MIAMI — Prisoners at the U.S. Navy base in Guantanamo Bay, Cuba, are asking a federal court to halt the force-feeding that is intended to prevent prisoners from starving to death during a hunger strike that has dragged on for more than four months.
A motion filed on behalf of four prisoners argues that the military's practice of using a nasogastric tube to involuntarily feed striking prisoners with a liquid nutrient mix is inhumane and violates medical ethics. They also say it will prevent them from observing the traditional fast during the upcoming Muslim holy period of Ramadan, depriving them of the right to practice their religion as guaranteed by the Geneva Conventions.
"Being strapped to a chair and having a tube forcibly inserted through one's nostrils and into one's stomach is dishonorable and degrading," according to the motion for a preliminary injunction. "It falls within the ambit of torture."
The prisoners say in affidavits accompanying the motion that they are aware of the risk they face if the military stops force-feeding them and they continue to protest.
"I have not decided to do this lightly," Algerian prisoner Ahmed Belbacha said. "Each day of the strike is an ordeal."
The motion was filed late Sunday with the U.S. district court in Washington by attorneys Jon B. Eisenberg, based in Oakland, California, and Cori Crider, who is with the British human rights group Reprieve. The Department of Justice has not responded but has signaled it will oppose the motion.
Military officials describe the procedure, which includes restraining the prisoners in a chair that resembles a piece of exercise equipment, as a humane response to the hunger strike since it is aimed at preventing prisoners from starving to death. "Until we are told to do differently the practice will not change," said Army Col. Greg Julian, a spokesman for Miami-based Southern Command, which oversees the detention center on the U.S. base in Cuba.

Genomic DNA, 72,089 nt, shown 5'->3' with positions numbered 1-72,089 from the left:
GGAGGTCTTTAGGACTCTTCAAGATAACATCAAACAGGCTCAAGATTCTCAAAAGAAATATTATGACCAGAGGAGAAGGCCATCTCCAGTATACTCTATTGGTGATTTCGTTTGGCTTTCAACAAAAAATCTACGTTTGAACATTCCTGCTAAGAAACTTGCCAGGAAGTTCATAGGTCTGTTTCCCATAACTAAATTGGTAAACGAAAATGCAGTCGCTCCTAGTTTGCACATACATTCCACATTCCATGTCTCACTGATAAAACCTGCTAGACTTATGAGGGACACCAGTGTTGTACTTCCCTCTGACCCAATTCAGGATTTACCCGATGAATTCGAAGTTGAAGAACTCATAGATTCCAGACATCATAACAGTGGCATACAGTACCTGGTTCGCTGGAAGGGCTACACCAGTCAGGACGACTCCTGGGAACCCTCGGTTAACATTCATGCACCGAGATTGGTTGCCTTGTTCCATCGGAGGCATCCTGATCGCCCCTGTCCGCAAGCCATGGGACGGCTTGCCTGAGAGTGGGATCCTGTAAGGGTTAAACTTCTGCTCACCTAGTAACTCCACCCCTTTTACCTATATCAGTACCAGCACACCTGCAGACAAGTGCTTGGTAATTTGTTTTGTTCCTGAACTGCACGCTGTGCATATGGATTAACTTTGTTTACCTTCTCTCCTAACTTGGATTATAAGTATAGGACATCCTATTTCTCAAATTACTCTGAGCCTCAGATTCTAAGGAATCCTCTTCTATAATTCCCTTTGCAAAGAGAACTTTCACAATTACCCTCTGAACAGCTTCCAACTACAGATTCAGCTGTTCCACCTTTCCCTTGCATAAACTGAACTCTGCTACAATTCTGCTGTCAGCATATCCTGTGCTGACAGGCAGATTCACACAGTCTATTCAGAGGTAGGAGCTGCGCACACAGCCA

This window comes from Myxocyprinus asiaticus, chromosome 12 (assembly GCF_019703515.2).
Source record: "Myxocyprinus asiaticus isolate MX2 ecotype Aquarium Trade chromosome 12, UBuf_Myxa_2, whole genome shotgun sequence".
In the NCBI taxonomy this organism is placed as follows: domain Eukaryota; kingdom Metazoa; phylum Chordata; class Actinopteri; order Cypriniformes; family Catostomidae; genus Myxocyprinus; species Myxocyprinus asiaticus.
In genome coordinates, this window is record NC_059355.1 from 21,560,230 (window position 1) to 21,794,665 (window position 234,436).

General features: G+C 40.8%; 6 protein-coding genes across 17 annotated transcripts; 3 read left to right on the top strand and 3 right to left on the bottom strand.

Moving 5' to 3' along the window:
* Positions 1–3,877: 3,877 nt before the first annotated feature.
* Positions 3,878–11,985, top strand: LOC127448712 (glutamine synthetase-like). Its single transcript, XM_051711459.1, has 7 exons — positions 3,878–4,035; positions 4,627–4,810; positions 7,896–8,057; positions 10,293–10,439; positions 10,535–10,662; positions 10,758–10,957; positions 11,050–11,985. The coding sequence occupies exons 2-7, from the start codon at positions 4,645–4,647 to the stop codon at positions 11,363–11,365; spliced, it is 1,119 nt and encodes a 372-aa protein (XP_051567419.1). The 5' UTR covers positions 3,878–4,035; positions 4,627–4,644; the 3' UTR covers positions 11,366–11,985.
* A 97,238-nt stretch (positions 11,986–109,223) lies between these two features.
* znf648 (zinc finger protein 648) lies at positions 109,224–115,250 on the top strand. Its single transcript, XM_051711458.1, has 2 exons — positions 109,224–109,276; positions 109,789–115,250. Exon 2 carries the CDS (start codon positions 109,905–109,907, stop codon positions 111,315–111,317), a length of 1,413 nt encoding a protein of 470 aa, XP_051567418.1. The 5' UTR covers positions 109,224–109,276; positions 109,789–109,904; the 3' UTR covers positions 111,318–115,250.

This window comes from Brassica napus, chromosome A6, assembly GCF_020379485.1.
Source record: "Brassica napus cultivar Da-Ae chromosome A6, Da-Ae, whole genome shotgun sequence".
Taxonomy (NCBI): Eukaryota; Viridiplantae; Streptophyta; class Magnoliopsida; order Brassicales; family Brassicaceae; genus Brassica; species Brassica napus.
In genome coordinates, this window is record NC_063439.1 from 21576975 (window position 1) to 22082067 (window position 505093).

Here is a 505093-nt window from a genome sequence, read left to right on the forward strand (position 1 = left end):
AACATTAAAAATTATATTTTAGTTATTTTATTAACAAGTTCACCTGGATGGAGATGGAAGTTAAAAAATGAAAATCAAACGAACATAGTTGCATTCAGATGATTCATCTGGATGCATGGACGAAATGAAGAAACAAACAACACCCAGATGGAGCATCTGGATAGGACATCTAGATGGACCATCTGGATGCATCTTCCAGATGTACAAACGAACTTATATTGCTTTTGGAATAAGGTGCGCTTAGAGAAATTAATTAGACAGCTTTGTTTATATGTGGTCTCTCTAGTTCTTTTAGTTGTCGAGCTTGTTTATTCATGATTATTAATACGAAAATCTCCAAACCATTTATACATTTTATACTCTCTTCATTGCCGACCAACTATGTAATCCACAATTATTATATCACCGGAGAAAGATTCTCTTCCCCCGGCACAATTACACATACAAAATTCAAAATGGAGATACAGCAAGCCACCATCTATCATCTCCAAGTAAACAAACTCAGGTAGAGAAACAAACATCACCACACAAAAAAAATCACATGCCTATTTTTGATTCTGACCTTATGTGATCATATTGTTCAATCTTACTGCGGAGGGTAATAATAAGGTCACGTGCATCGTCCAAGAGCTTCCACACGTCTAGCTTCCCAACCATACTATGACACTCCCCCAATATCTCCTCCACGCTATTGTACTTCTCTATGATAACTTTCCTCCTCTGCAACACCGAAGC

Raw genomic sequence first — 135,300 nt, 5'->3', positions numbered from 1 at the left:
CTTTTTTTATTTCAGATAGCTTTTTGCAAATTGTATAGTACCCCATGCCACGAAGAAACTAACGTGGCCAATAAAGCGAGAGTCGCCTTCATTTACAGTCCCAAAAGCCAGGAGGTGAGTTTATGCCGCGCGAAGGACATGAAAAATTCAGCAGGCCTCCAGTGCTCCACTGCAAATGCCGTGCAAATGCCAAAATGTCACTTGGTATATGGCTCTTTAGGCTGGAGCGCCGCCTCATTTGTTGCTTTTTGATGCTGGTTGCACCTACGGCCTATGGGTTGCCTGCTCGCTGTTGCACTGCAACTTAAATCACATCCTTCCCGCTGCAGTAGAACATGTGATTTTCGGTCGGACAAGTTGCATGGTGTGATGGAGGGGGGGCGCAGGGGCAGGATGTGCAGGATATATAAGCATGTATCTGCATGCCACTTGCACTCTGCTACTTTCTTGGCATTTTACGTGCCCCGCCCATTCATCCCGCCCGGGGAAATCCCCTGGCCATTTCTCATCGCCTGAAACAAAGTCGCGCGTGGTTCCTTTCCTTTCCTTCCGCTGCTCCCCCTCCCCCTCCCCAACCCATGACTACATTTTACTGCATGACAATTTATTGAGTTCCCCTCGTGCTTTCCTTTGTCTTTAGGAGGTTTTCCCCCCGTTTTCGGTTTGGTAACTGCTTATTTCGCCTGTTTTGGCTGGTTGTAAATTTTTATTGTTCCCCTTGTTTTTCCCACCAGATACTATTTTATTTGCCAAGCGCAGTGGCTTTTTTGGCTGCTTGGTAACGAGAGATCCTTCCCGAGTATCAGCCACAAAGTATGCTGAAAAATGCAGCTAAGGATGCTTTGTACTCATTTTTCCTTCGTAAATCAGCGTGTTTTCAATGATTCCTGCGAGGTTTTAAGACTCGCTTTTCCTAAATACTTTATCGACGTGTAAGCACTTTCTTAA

In February 2006, Yemeni prisoner Muhammed Bawazir filed a challenge to force-feeding, also describing the practice as a form of torture. At the time, the Justice Department argued the procedures were humane and that the prisoner had exaggerated the level of his discomfort. A judge eventually ruled against the prisoner.
Crider said their arguments this time place less emphasis on the specifics of the procedure and more on whether it should be done at all over the men's objections. "These guys just want what any of us want. The choice to decide," she said.
The prisoners are also challenging the use of a drug known as Reglan, which is used to treat nausea and prevent vomiting. Their motion for a preliminary injunction alleges that prolonged use of the medication has the potential to cause a neurological disorder. A prison spokesman, Navy Capt. Robert Durand, said two detainees received a single dose each in the past three months and that there were no adverse side effects.
Lawyers for the prisoners say the hunger strike began in February as a protest over conditions and their indefinite confinement. The military says it started in March and that, as of Monday, there were 106 prisoners listed as hunger strikers, with as many as 44 being force-fed twice a day to prevent dangerous weight loss. There are 166 prisoners at Guantanamo.
The military has been under increasing pressure to change its response to the hunger strike. U.S. Sen. Dianne Feinstein, the head of the Senate Intelligence Committee, said in a letter to Defense Secretary Chuck Hagel in June that the "the current approach raises very important ethical questions." Earlier, the president of the American Medical Association also wrote Hagel to say that force-feeding hunger strikers violates core ethical values of the medical profession.